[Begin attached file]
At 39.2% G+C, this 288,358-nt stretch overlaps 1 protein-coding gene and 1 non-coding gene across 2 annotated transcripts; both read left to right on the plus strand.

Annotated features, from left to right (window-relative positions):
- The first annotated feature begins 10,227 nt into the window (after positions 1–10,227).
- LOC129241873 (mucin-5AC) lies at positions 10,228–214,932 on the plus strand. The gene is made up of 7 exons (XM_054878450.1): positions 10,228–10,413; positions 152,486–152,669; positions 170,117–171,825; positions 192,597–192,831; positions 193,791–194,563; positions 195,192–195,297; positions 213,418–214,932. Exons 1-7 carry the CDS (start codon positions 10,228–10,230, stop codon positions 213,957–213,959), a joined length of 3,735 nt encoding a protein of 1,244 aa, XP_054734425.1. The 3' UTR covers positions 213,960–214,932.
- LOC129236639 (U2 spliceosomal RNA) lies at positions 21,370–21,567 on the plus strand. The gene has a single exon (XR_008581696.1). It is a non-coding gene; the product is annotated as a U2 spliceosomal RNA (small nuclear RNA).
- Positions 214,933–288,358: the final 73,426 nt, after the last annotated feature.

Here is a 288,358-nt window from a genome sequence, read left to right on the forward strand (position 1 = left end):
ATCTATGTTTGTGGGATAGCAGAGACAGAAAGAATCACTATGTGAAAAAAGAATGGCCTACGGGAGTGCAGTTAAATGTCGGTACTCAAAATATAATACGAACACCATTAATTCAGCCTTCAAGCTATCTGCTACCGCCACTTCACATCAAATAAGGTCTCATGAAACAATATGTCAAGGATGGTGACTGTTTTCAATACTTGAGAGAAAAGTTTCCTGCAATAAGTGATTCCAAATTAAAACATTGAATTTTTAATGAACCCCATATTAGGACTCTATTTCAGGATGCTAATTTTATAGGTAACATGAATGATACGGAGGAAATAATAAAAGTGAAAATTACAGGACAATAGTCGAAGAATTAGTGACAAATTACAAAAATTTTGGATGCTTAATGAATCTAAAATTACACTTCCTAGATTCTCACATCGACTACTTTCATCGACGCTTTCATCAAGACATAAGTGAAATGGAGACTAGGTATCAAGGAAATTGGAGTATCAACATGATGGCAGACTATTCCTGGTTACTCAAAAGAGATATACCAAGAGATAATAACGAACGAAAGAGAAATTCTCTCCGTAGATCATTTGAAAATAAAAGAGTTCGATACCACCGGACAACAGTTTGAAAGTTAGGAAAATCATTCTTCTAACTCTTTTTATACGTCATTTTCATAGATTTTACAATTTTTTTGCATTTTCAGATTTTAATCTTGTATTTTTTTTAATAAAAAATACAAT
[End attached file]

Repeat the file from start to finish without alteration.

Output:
At 39.2% G+C, this 288,358-nt stretch overlaps 1 protein-coding gene and 1 non-coding gene across 2 annotated transcripts; both read left to right on the plus strand.

Annotated features, from left to right (window-relative positions):
- The first annotated feature begins 10,227 nt into the window (after positions 1–10,227).
- LOC129241873 (mucin-5AC) lies at positions 10,228–214,932 on the plus strand. The gene is made up of 7 exons (XM_054878450.1): positions 10,228–10,413; positions 152,486–152,669; positions 170,117–171,825; positions 192,597–192,831; positions 193,791–194,563; positions 195,192–195,297; positions 213,418–214,932. Exons 1-7 carry the CDS (start codon positions 10,228–10,230, stop codon positions 213,957–213,959), a joined length of 3,735 nt encoding a protein of 1,244 aa, XP_054734425.1. The 3' UTR covers positions 213,960–214,932.
- LOC129236639 (U2 spliceosomal RNA) lies at positions 21,370–21,567 on the plus strand. The gene has a single exon (XR_008581696.1). It is a non-coding gene; the product is annotated as a U2 spliceosomal RNA (small nuclear RNA).
- Positions 214,933–288,358: the final 73,426 nt, after the last annotated feature.

Here is a 288,358-nt window from a genome sequence, read left to right on the forward strand (position 1 = left end):
ATCTATGTTTGTGGGATAGCAGAGACAGAAAGAATCACTATGTGAAAAAAGAATGGCCTACGGGAGTGCAGTTAAATGTCGGTACTCAAAATATAATACGAACACCATTAATTCAGCCTTCAAGCTATCTGCTACCGCCACTTCACATCAAATAAGGTCTCATGAAACAATATGTCAAGGATGGTGACTGTTTTCAATACTTGAGAGAAAAGTTTCCTGCAATAAGTGATTCCAAATTAAAACATTGAATTTTTAATGAACCCCATATTAGGACTCTATTTCAGGATGCTAATTTTATAGGTAACATGAATGATACGGAGGAAATAATAAAAGTGAAAATTACAGGACAATAGTCGAAGAATTAGTGACAAATTACAAAAATTTTGGATGCTTAATGAATCTAAAATTACACTTCCTAGATTCTCACATCGACTACTTTCATCGACGCTTTCATCAAGACATAAGTGAAATGGAGACTAGGTATCAAGGAAATTGGAGTATCAACATGATGGCAGACTATTCCTGGTTACTCAAAAGAGATATACCAAGAGATAATAACGAACGAAAGAGAAATTCTCTCCGTAGATCATTTGAAAATAAAAGAGTTCGATACCACCGGACAACAGTTTGAAAGTTAGGAAAATCATTCTTCTAACTCTTTTTATACGTCATTTTCATAGATTTTACAATTTTTTTGCATTTTCAGATTTTAATCTTGTATTTTTTTTAATAAAAAATACAAT